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Crisis-hit Turkey risks disastrous foreign investor flight

Erdogan’s interference with the central bank is badly damaging foreign investor confidence in Turkey, threatening hard-currency crunches that could send the Turkish lira to new lows.
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The turbulence rattling Turkey’s financial markets since the shocking removal of the central bank governor March 20 has caused significant losses for foreign investors, threatening to further scare them away at a time when Turkey badly needs inflows of foreign funds to stabilize its nosediving currency.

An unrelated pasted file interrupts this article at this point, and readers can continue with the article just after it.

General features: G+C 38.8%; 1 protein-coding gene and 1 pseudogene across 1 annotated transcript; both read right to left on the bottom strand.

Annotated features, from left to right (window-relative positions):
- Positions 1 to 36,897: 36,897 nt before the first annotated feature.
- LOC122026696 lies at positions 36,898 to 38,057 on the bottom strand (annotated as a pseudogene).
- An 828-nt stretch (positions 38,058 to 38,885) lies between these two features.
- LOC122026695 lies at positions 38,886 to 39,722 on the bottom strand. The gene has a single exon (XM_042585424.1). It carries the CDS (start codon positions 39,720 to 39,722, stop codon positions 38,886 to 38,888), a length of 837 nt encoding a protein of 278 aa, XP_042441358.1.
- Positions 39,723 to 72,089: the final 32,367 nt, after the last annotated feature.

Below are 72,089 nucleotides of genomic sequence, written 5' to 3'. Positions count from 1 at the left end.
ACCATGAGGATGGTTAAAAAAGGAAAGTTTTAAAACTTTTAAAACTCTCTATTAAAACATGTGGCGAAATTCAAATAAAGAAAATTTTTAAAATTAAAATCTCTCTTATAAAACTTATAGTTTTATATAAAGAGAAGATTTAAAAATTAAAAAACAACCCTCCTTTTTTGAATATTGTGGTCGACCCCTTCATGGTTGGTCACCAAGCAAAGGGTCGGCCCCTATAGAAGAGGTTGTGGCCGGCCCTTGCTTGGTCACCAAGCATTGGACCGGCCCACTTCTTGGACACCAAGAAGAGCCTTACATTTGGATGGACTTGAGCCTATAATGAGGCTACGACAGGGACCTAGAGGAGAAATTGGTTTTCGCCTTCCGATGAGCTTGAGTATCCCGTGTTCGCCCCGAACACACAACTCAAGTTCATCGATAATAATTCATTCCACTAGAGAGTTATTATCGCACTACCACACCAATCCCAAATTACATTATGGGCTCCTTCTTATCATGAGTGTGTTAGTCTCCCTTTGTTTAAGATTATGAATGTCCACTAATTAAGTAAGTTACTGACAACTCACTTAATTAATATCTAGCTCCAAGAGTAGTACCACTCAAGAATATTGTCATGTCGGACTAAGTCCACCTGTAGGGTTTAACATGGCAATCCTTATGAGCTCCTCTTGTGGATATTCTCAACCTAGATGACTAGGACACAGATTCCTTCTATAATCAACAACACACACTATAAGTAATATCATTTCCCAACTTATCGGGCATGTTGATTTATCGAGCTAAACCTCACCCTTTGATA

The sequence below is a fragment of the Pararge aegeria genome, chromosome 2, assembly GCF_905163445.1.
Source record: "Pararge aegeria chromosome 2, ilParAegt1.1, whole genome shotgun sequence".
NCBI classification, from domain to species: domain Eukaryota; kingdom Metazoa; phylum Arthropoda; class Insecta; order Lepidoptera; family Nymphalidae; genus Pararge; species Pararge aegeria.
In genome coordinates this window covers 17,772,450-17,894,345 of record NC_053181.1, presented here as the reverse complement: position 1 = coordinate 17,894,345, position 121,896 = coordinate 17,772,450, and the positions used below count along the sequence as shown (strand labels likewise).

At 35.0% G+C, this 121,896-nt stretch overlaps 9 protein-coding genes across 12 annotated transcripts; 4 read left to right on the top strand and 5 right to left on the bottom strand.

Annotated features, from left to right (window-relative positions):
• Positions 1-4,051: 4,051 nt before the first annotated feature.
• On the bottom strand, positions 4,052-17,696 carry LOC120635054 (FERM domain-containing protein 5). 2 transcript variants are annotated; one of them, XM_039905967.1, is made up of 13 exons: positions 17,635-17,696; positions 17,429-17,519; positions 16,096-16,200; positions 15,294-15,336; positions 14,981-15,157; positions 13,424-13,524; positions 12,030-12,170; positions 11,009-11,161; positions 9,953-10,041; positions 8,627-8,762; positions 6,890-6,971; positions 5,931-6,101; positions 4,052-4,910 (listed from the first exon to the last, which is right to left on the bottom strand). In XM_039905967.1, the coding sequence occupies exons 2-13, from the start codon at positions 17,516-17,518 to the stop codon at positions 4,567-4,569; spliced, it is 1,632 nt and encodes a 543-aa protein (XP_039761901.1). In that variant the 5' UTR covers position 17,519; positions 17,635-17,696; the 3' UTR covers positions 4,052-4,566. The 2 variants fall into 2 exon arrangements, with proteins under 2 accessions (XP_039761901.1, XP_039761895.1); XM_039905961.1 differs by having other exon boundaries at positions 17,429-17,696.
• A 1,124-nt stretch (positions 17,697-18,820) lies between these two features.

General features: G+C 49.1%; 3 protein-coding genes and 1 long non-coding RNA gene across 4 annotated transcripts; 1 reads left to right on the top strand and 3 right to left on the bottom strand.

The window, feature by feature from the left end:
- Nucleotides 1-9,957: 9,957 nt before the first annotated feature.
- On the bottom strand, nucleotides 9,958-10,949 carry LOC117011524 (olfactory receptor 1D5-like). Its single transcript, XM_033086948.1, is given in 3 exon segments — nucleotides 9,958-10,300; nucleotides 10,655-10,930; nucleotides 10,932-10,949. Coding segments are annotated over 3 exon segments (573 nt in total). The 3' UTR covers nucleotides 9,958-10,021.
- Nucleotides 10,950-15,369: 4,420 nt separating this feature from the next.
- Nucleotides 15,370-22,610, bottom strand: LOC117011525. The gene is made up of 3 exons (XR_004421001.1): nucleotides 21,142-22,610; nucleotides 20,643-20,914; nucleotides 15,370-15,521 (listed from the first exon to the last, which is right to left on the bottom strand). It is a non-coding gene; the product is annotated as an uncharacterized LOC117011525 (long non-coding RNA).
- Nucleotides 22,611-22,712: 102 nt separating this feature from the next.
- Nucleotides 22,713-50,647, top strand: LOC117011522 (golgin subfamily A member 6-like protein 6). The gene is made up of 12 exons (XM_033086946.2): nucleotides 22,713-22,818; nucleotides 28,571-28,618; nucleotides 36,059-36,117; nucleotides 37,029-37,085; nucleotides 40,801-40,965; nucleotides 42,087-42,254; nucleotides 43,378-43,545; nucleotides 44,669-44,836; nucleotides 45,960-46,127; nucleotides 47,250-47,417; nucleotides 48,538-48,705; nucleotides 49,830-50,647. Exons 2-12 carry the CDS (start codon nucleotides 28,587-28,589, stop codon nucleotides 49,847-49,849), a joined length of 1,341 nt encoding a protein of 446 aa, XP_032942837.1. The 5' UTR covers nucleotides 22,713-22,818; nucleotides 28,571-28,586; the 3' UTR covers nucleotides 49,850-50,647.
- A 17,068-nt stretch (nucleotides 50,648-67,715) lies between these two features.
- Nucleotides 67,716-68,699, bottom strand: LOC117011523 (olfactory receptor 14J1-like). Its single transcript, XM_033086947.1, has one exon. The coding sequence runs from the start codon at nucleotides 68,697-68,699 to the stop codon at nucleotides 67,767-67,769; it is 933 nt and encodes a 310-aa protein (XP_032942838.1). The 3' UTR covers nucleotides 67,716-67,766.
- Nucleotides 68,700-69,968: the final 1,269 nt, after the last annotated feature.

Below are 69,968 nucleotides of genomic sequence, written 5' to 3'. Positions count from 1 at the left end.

In the week prior to the turmoil, foreigners had put about $500 million in fresh investments in Turkish stock shares and treasury bonds, according to central bank data, while another $1.3 billion in “hot money” came from currency swaps between foreign and Turkish banks. The foreign investor portfolios totaled $70.7 billion, including $28.9 billion invested in stock shares, $10.2 billion in government and private-sector bonds and $31.6 billion in bank deposits. The swaps, meanwhile, were estimated to have reached $24 billion. In sum, foreign “hot money” in Turkey totaled nearly $95 billion when President Recep Tayyip Erdogan fired central bank governor Naci Agbal with an abrupt overnight decree, less than five months after appointing him to the post in a bid to curb a mounting trend of dollarization in the country.

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